• Pancreas Problems - Pancreas problems can cause pain to develop in the area which can center near the belly button. This can also cause fever, nausea or headaches to develop. If you have been showing signs of diabetes or you notice that this pain comes and goes throughout the day, make note of what appears to be causing it to help your doctor diagnose your condition.
  • Small Intestine Disorder - The small intestine winds through the abdomen, centering near the bellybutton area. If you develop an infection, kink in the intestines or other disorders it can cause severe pain around this area. Make note if you experience constipation, nausea, fever or other symptoms along with this pain to help your doctor determine what might be causing this disturbance. Some small intestine disorders will require surgery to correct.
  • Ulcers - Ulcers can cause a sharp pain in the bellybutton area. Ulcers are caused when the stomach lining is eroded, causing the stomach acid to damage the tissue below. This can cause internal bleeding leading to severe damage. This pain can become worse when you consume items that agitate the damaged tissue such as spicy or acidic foods. Medications can be administered to help replace the lining of the stomach, eliminating these symptoms. Your doctor will also give you a list of ways to modify your diet and lifestyle to avoid developing ulcers in the future.
  • Crohn's Disease - Crohn's disease is a disease that causes inflammation of the bowel, but can occur anywhere from the mouth to the rectum. This disease has genetic tendencies, but can also be caused by environmental factors such as smoking or the body's over reaction to normal bacteria. When Crohn's symptoms flare they can cause loss of appetite, fever, cramping in the abdomen, constipation, mouth ulcers, rectal bleeding or diarrhea. There is no cure for Crohn's disease but your doctor can provide medication to help manage the symptoms.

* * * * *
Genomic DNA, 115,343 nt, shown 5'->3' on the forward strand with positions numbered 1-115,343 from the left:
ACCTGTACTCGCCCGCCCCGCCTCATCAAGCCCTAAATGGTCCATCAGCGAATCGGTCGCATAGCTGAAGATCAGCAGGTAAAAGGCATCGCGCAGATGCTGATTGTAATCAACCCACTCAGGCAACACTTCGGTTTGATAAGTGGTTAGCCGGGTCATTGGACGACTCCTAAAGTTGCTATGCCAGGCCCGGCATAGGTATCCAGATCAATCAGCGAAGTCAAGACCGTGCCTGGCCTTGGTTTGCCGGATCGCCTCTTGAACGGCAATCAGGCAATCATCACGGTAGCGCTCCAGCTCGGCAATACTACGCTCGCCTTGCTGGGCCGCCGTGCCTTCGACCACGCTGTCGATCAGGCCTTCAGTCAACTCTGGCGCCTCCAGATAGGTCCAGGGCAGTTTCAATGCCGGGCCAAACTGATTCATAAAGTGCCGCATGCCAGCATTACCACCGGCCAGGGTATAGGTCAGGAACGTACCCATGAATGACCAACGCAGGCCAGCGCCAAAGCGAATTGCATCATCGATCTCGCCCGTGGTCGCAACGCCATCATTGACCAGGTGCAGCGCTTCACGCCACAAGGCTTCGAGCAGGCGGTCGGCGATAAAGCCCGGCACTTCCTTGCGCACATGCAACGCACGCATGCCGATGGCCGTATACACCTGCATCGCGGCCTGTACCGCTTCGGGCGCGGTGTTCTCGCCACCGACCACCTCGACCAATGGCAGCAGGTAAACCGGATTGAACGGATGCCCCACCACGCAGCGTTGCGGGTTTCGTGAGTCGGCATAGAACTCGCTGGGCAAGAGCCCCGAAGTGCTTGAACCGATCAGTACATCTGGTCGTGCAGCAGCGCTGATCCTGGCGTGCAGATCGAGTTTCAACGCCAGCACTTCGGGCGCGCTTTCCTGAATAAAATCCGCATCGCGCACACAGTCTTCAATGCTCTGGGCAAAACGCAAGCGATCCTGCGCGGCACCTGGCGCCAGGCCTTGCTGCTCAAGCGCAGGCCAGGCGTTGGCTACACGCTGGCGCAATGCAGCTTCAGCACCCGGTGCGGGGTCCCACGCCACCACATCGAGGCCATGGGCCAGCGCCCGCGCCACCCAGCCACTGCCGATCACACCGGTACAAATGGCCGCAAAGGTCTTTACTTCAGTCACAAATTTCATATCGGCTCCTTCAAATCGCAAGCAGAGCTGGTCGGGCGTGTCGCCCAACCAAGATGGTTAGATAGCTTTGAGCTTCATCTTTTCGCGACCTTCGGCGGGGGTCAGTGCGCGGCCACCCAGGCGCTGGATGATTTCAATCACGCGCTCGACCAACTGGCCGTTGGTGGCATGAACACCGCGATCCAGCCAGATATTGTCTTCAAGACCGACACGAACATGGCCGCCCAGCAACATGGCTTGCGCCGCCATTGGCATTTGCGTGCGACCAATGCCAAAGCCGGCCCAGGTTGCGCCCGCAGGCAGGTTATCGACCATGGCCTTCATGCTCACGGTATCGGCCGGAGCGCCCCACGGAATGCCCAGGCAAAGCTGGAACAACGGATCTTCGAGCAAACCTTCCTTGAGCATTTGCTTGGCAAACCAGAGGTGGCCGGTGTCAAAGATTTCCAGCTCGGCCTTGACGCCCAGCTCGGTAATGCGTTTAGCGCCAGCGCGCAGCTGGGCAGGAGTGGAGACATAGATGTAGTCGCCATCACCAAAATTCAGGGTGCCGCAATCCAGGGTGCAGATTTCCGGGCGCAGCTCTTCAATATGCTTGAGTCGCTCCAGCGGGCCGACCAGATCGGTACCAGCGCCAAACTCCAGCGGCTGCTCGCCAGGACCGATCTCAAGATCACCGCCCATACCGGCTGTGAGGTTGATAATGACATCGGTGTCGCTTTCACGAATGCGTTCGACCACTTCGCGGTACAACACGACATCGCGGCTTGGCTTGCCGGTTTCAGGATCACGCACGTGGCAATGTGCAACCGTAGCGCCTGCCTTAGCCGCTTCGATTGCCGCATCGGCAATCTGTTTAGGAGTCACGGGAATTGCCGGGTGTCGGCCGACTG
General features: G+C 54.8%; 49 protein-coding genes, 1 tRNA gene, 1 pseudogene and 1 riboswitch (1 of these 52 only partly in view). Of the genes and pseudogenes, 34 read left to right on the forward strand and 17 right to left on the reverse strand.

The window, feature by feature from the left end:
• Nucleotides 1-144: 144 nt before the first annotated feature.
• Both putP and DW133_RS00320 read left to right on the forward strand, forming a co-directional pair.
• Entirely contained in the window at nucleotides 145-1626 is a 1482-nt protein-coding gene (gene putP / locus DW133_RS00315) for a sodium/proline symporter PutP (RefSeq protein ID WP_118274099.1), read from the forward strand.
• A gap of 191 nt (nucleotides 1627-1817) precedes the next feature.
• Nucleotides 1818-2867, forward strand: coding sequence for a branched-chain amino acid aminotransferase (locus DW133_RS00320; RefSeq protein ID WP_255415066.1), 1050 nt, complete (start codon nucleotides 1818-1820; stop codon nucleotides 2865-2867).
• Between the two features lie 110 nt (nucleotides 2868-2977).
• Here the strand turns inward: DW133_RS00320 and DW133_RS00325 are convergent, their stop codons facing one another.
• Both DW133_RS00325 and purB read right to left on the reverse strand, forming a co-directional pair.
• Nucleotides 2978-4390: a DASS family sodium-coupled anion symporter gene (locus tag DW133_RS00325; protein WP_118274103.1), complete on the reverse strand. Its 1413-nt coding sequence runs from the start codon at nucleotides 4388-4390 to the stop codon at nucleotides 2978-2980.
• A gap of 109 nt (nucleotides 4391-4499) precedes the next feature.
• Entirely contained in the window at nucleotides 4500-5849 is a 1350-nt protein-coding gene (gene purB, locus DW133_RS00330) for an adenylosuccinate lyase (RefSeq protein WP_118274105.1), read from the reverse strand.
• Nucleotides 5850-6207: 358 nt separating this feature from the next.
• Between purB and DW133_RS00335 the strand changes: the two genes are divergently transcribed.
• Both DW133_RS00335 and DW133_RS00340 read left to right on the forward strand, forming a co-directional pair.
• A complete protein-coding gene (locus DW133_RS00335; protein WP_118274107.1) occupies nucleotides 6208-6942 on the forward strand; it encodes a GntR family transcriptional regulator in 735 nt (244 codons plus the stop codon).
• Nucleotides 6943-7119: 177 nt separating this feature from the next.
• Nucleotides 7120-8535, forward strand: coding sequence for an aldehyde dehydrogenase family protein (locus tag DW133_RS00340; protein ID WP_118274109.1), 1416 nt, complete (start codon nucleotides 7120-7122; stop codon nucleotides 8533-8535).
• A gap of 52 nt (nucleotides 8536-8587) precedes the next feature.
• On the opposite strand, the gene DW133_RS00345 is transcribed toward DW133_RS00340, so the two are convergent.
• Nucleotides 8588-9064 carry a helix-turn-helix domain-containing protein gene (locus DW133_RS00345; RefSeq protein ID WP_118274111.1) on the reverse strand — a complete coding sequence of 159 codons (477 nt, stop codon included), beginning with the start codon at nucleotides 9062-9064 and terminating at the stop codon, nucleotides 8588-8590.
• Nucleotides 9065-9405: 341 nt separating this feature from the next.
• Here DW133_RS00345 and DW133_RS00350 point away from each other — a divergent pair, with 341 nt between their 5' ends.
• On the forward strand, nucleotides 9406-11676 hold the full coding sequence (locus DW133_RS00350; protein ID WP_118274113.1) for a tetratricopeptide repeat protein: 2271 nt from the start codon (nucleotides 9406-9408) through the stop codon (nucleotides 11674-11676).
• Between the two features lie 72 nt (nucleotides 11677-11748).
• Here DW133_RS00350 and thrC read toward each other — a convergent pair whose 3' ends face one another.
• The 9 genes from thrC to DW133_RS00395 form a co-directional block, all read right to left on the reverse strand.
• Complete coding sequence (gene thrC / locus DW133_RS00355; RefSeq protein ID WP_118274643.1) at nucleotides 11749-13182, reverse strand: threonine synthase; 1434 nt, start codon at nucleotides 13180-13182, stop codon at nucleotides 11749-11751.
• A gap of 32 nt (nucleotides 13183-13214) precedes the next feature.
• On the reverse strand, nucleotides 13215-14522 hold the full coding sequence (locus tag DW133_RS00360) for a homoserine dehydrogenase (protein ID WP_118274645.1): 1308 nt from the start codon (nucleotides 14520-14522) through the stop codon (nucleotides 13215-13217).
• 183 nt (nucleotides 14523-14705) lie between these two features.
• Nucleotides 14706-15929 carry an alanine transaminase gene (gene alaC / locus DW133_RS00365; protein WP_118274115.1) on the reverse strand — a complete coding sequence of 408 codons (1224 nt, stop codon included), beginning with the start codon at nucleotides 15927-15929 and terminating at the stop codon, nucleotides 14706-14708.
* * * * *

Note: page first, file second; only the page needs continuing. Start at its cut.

• Appendicitis - Appendicitis is inflammation of the appendix, a small tube like structure that is attached to the cecum. Belly button pain due to appendicitis can be compared to the feeling of indigestion or constipation. At first, the pain will be dispersed and not localized to one specific area. It will be around the belly button region, with the exact spot difficult to pinpoint. Pain will move to the lower right side of the abdominal region as the condition progresses. This pain will be exacerbated when you walk or cough. Other symptoms include chills, constipation, appetite loss, nausea, fever, and vomiting. These will typically begin after the pain has started. The general course of action after diagnosis is appendectomy. Once the appendix has been removed, the patient will need plenty of rest and fluids.
  • Gallstones - The majority of people with gallstones do not experience symptoms. Symptoms will generally only occur when there is a complication. The most common symptom is immense upper abdominal pain, though it may radiate down to the belly button. This pain will occur periodically, occurring every few days, months, or even years. Other symptoms include nausea, vomiting, fever, bloating, belching, and jaundice. Seek treatment if you are experiencing constant pain, fever, or jaundice. For severe cases of gallstones surgical intervention will be required. Treatment for mild cases includes reduction by avoiding fatty foods, drinking only clear fluids and taking pain killers.

When to Seek Medical Help

If belly button pain persists for more than 3-4 days and interferes with your life, seek medical attention. Moreover, if this pain coincides with vomiting, jaundice, fever, loss of appetite, or chills, it is highly recommended that you consult a doctor to determine if you are developing appendicitis or gallstones.